Training and results
One of the most essential parts of training is hyperparameter tuning. Effective training using RL requires to setup up hyperparameters properly. In ML-Agents all hyperparameters are specified in trainer_config.yaml file. Here you can find definitions for all hyperparameters. Below you can see the trainer_config.yaml file with hyperparameters config used to train our creature:
default: trainer: ppo batch_size: 2024 beta: 5.0e-3 buffer_size: 20240 epsilon: 0.2 gamma: 0.995 hidden_units: 128 lambd: 0.95 learning_rate: 3.0e-4 max_steps: 700000 memory_size: 256 normalize: true num_epoch: 3 num_layers: 2 time_horizon: 1000 sequence_length: 64 summary_freq: 3000
Evolutionary programming training
The whole training process is defined in Evolution script, where environment-wide parameters are specified. Below is the screenshot of parameters used to train the creature using EP:
Well, after training our agent for almost 1 hour 51 minute, we can finally look at the results. Also, I should mention, that training using ml-agents can be sped up to 100 times (and it was). So you don’t have to wait months till you have something working.:
I’ve measured the speed of those creatures, and on average they gained about 271 units/min. Also, as you can see, the creature is very stable, and moves are dynamic. When the creature is very close to falling, it stops and arranges its limbs and body, so it doesn’t happen. Then, continues on walking.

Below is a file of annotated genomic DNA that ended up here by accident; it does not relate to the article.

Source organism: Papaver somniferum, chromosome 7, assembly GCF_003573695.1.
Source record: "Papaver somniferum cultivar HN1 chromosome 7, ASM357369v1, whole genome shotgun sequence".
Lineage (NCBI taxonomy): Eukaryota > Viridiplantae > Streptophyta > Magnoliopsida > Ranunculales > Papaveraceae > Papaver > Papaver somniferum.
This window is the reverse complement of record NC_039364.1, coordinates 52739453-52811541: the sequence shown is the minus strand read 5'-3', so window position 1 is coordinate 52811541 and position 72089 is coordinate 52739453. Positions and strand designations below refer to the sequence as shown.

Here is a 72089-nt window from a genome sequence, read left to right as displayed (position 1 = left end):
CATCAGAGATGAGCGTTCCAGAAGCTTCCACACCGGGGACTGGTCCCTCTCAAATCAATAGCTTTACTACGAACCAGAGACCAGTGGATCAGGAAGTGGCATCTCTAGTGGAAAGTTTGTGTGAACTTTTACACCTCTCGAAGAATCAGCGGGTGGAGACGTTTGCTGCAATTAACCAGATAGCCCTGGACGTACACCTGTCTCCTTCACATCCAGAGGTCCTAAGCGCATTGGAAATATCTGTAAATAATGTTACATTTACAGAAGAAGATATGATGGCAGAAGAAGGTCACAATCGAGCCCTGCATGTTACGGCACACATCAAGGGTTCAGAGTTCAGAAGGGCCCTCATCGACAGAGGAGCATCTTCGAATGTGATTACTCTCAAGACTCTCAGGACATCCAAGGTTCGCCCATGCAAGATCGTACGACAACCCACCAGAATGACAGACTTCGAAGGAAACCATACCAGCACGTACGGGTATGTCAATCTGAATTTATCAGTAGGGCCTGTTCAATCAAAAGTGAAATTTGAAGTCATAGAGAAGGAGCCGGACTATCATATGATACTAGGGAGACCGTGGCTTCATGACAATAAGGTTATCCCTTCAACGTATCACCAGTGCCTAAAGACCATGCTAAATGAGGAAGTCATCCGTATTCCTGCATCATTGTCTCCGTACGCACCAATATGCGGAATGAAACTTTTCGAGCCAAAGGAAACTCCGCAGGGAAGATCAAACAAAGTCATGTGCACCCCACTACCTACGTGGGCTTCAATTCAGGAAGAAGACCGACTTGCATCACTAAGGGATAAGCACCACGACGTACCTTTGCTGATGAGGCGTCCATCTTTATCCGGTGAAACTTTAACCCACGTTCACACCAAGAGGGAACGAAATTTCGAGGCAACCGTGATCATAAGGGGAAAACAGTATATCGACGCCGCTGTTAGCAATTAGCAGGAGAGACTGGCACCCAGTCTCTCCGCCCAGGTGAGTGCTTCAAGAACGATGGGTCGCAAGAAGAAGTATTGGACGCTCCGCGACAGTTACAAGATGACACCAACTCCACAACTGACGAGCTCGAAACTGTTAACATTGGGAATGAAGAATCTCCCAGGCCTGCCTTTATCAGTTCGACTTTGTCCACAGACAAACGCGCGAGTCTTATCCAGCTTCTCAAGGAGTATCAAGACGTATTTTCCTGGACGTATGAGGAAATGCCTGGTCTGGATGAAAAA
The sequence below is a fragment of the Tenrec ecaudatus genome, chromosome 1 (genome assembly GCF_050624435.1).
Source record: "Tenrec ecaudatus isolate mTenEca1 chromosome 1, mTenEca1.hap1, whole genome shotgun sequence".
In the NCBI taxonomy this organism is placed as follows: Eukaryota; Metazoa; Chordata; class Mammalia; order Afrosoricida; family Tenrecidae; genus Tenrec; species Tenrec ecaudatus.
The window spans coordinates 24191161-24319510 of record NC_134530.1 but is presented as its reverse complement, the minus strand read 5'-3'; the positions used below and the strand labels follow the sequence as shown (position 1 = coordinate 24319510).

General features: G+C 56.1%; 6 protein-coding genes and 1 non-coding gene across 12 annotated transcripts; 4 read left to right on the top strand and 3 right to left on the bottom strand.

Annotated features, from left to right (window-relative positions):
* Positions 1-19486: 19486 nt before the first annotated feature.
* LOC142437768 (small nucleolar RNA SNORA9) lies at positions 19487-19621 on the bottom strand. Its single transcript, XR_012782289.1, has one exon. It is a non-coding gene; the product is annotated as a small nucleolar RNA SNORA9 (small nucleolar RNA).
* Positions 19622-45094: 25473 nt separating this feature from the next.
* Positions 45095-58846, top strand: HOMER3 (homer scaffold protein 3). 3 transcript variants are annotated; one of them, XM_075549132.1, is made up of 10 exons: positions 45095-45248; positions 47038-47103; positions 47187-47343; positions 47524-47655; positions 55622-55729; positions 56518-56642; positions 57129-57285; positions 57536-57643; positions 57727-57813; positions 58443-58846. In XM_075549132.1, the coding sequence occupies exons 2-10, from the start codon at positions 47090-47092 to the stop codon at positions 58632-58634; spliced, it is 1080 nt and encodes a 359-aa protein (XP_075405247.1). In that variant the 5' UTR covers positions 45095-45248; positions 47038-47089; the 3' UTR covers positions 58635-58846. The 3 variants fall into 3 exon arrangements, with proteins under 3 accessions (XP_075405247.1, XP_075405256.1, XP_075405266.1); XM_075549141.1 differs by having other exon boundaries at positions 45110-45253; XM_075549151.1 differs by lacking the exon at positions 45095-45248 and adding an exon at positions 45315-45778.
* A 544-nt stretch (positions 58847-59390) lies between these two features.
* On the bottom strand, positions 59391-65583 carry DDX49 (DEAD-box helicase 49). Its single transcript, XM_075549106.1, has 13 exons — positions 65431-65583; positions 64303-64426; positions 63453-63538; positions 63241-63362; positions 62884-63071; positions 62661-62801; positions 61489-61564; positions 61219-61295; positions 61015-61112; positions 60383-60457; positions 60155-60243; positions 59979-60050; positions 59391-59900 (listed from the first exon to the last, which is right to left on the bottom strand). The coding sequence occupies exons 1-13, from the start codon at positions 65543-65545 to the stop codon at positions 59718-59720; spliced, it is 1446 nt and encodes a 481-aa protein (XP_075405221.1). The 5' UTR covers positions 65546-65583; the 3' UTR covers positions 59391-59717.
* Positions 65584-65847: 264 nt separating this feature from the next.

It took 50 minutes for Evolutionary programming to reach its peak speed. It was 79 units/min. Training using EP has been done in the editor itself, so unfortunately, I couldn’t speed up training process above 30 times without performance consequences. The speed up was done by addingBut, here’s the result:
You can clearly see the difference with the model trained by ML-Agents. The creature has taken a much more stable and safe position where the body is close to the ground, preventing unstable behavior. The steps are also very short.
Experiment: no punishment for falling
In the end, I wanted to make an experiment where falling wouldn’t be punished. The agent could move in any way, where originally falling restarted the simulation. This is a result of training the agent with ML-Agents. The agent’s average speed is 145 units/min.
Evolutionary programming algorithm managed to make an agent move at the speed of 820 units/min. But, it’s hard to call this “walking”.
In the end, here’s a table comparing all those models:
|Speed [units/min]||Training time||Training time acceleration|
|PPO (ML-Agents)||271||1 h 51 min||X100|
|PPO (ML-Agents) (no punishment)||145||5h 39min||X100|
|Evolutionary Programming||79||50 min||X30|
|Evolutionary Programming (no punishment) *||820*||16 min||X30|
* locomotion is unnatural
So, obviously, looking at the results, you could say ML-Agents’ model of walking is way more natural and good looking. Yes, it is! Although, it takes time to train, you’ll get much better and stable result by using neural networks in such tasks.
In this project the creature was trained on a plain terrain, which simplified the task for both algorithms. But it’s certain, that evolutionary programming could not compete with Reinforcement learning in more difficult tasks. Also, the experiment was done using 2D environment. Making it 3D, would extremely complicate training for evolutionary walking or make it impossible at all.
ML-Agents is a great plugin that allows developers to create AI on the level which was impossible before, or at least simplify the process of its development. It’s really great to see Unity catching up to such things making such advanced tools easy to use.